The Eta, Dark Side of the Japan Society

Japan is one of the world's most advanced countries in terms of economy, education and technology. Work hard and unyielding spirit is a hallmark of the Japanese nation, so famous for its high levels of workaholism. All it's worth seeing how the condition of the country and the people who developed and prosperous as it is now.
But do you know if in Japan there is a remaining problem of discrimination and ingrained in society, even to this day? Although now is not flashy but the distinction, especially in marriages and jobs are still there, especially outside of the Kansai region.
The history of Eta
The Eta in Japanese feudal society were a people who occupy the lowest strata in society. Even those deemed unfit caste occupies an existing one.
The work of Eta is everything related to animal slaughter and death matters. Slaughterer of animals, undertakers, executioners, leather tanning is a public work of the Eta.
Because in Buddhism and Shinto (in Japan) their work included in the work that disgusting / low. The point is the work like slaughtering animals, the executioner should be avoided, because it will berkakibat less good for ourselves.
Eta literally means "those dirty / disgusting" (Filthy mass, Abundance of filth). It is associated with their work earlier. Because of the Eta should not be living together with "normal people" and should stay in the area wasted.
Discrimination Against The Eta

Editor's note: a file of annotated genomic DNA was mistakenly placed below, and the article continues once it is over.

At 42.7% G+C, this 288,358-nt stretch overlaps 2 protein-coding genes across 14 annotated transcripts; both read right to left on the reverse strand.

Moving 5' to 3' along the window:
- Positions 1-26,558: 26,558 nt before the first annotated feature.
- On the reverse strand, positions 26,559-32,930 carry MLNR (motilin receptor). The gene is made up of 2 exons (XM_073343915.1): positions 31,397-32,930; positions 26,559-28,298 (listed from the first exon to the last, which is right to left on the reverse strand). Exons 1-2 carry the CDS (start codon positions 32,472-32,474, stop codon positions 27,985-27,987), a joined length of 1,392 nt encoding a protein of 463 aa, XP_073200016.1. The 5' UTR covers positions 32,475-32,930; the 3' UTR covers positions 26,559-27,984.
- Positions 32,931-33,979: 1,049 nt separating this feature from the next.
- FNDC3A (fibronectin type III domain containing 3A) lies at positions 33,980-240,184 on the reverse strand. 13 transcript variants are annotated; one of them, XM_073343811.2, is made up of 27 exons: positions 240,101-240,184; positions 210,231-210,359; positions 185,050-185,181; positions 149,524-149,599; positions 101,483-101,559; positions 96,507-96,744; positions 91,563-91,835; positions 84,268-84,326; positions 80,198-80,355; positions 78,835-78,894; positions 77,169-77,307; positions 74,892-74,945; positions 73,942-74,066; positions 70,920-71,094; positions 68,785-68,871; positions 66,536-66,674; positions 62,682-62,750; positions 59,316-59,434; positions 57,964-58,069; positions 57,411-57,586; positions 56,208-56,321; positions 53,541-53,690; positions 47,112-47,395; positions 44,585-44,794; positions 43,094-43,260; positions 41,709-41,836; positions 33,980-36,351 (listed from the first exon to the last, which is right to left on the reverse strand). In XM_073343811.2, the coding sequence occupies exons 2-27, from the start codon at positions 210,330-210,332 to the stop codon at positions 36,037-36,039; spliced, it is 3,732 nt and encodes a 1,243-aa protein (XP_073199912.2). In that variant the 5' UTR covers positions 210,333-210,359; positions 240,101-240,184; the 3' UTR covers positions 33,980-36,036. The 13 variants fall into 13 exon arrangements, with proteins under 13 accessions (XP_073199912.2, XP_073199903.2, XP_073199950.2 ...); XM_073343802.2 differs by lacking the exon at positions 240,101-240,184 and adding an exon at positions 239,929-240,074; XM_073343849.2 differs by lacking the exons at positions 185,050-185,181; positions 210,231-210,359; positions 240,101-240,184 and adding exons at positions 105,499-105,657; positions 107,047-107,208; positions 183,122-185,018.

Should not coexist with other castes, so stay in the area of ​​waste.

Works just as noted above, the affairs of death, the executioner, slaughtered animals, tanning leather. Positive, these professions a monopoly of the Eta to many who became wealthy from here.

Not entitled to have the fields. Positive, because the tax based on ownership of agricultural land (rice) then the tax-free Eta.

No right to worship in public temples. Only in the temples provided specially for them.

Naming in Buddhism (in Japanese) often with the word beast, humble, humble, servant, and other insulting expressions in kanji.

When the front of the caste must be polite and humble. In 1869 even said the Eta value is 1 / 7 the public in Japan.

Caste people should not marry.
The Exiles In addition to Eta
1. The Hinin (not human)Hinin definition, as well as their social status and the typical work varies from time to time, but usually including former prisoners and homeless people who worked as town guards, street cleaners or entertainers
2. The Kawaramono (dry, the river)Some exiles also called kawaramono (dry, the rivers) because they lived along the banks of the river that could not be converted into rice paddies.
3. The Burakumin (people in small settlements)Burakumin are Japanese term for people who are descendants of outcasts, especially Eta, Hinin and Kawaramono. Burakumin literally means "The people in small settlements" where this refers to the settlement of the Eta separate from other caste in feudal society.